Before Matt Holliday was raising future Yankees tormentors (the freaking Orioles...), he was bashing dingers bare-armed and winning hearts during the summer of 2017. Unfortunately, due to a freak illness, his effectiveness diminished and disappeared by the time the season ended, but there was certainly a point of the year when his thunderous blasts and effortless wrist flicks were a major component of a beloved team's heartbeat.
Holliday made his first Hall of Fame ballot this season, though his chances of election unfortunately seem to have already burned out. There's nothing wrong with the Hall of Very Good, but unless Holliday can use his tremendous forearms to lift up and choke out a few voters at the 11th hour, he's not getting admitted in 2024 and will probably fall off the ballot.
That's why he's used his final days of this particular cycle to advocate for his old Rockies teammate Todd Helton. After six long years of battling, it finally seems like Helton might escape the Coors Field Curse this time around; projections believe he'll make it to Cooperstown by a nose.
He should've made it long ago, though -- and would've if he hadn't played his home games in the thin air in Denver. Never mind his road slash line of .296/.395/.504/.899 during his 10-year peak (and 144 OPS+ total during that time), as pointed out by Jayson Stark. A certain sect of voters seem to believe that no one who played in Colorado long-term deserves a second look, essentially eliminating one MLB team from the running as if those players all teamed up and chose to inhabit the region instead of being drafted/developed. If the Rockies are allowed in MLB, than Rockies stars should be allowed in the Hall. Sorry.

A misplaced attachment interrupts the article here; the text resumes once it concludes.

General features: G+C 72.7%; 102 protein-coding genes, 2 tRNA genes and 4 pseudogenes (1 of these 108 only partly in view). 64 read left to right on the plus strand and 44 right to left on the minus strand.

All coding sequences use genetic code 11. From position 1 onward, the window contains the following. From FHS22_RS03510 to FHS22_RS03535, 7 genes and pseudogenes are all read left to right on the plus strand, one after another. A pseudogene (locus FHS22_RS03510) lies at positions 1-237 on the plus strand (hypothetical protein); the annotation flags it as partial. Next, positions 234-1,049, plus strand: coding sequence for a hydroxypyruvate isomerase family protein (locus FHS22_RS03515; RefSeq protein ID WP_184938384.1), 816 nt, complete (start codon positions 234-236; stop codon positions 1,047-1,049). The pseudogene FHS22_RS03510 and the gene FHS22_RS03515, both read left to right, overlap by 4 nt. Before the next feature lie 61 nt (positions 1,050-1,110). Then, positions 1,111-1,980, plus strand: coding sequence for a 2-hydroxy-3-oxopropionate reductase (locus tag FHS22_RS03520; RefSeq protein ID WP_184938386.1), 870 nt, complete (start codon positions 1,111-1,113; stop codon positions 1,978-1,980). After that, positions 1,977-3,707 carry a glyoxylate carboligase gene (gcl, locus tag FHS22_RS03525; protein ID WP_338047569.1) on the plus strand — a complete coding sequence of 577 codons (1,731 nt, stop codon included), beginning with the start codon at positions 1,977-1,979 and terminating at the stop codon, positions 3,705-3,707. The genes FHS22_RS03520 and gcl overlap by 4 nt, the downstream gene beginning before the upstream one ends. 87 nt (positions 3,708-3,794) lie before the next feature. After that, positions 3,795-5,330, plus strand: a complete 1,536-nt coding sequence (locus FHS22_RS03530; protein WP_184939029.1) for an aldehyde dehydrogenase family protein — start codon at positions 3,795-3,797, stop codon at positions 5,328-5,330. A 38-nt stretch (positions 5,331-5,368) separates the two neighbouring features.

Holliday took the argument a step further, on the verge of Helton's election and three years after Larry Walker beat the cycle. If Helton's numbers are inauthentic, then what about all the stars of the '80s who used to be able to beat ground balls into the rubber-and-cement floor and earn cheap base hits on choppers?
Yankees' Matt Holliday: Todd Helton deserves Hall of Fame
No offense, but there's a reason we teach launch angle now and we didn't used to. The Cardinals of the '80s, in particular, made a living on smacking hard grounders off obscenely difficult-to-defend surfaces, both smoking shots through vacated holes and earning infield singles with their top-tier wheels.
The players who made a living in the '80s were still great players! They just used the environmental hand they were dealt to their advantage. And that's kind of the entire point, isn't it?